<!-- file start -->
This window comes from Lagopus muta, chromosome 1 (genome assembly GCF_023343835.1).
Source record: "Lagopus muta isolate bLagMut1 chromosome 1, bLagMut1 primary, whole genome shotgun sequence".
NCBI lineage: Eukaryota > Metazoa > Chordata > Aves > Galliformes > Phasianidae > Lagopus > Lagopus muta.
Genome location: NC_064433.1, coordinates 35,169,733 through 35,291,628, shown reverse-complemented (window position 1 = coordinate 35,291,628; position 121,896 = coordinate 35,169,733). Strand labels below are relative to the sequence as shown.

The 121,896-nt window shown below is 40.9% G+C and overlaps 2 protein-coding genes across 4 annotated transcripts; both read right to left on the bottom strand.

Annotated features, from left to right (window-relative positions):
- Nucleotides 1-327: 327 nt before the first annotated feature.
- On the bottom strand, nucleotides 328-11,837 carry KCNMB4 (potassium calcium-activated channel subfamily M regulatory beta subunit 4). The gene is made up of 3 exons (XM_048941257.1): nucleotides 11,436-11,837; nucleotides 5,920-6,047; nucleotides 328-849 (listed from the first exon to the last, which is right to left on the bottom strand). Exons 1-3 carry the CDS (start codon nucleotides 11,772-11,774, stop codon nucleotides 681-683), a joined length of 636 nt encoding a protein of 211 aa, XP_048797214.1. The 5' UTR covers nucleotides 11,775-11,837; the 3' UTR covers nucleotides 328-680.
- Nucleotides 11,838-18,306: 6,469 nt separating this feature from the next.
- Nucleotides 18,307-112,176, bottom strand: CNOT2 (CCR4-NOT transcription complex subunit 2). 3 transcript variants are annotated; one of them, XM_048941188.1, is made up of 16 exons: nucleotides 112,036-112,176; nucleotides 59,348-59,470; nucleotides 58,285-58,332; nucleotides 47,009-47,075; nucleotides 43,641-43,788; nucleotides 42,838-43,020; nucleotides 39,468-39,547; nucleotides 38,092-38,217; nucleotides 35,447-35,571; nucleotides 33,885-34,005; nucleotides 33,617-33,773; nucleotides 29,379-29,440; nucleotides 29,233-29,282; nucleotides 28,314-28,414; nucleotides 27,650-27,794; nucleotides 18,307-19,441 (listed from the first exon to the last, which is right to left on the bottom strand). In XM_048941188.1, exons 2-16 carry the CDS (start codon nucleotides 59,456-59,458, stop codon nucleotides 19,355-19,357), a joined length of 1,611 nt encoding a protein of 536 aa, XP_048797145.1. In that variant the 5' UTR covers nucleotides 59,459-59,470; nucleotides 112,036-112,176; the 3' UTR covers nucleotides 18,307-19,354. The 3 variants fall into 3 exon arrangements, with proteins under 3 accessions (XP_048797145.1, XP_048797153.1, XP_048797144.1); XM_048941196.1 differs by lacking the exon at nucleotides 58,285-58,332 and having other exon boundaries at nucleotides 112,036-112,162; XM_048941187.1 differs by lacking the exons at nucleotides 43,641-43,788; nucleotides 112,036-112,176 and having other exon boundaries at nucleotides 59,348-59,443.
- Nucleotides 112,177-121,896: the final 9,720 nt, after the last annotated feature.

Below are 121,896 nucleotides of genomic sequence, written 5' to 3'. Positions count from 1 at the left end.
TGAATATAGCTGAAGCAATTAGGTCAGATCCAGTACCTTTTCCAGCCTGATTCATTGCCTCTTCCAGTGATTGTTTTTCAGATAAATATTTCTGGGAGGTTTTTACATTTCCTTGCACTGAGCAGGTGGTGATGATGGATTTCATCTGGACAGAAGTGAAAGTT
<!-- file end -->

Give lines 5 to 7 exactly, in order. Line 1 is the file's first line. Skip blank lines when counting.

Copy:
The 121,896-nt window shown below is 40.9% G+C and overlaps 2 protein-coding genes across 4 annotated transcripts; both read right to left on the bottom strand.

Annotated features, from left to right (window-relative positions):
- Nucleotides 1-327: 327 nt before the first annotated feature.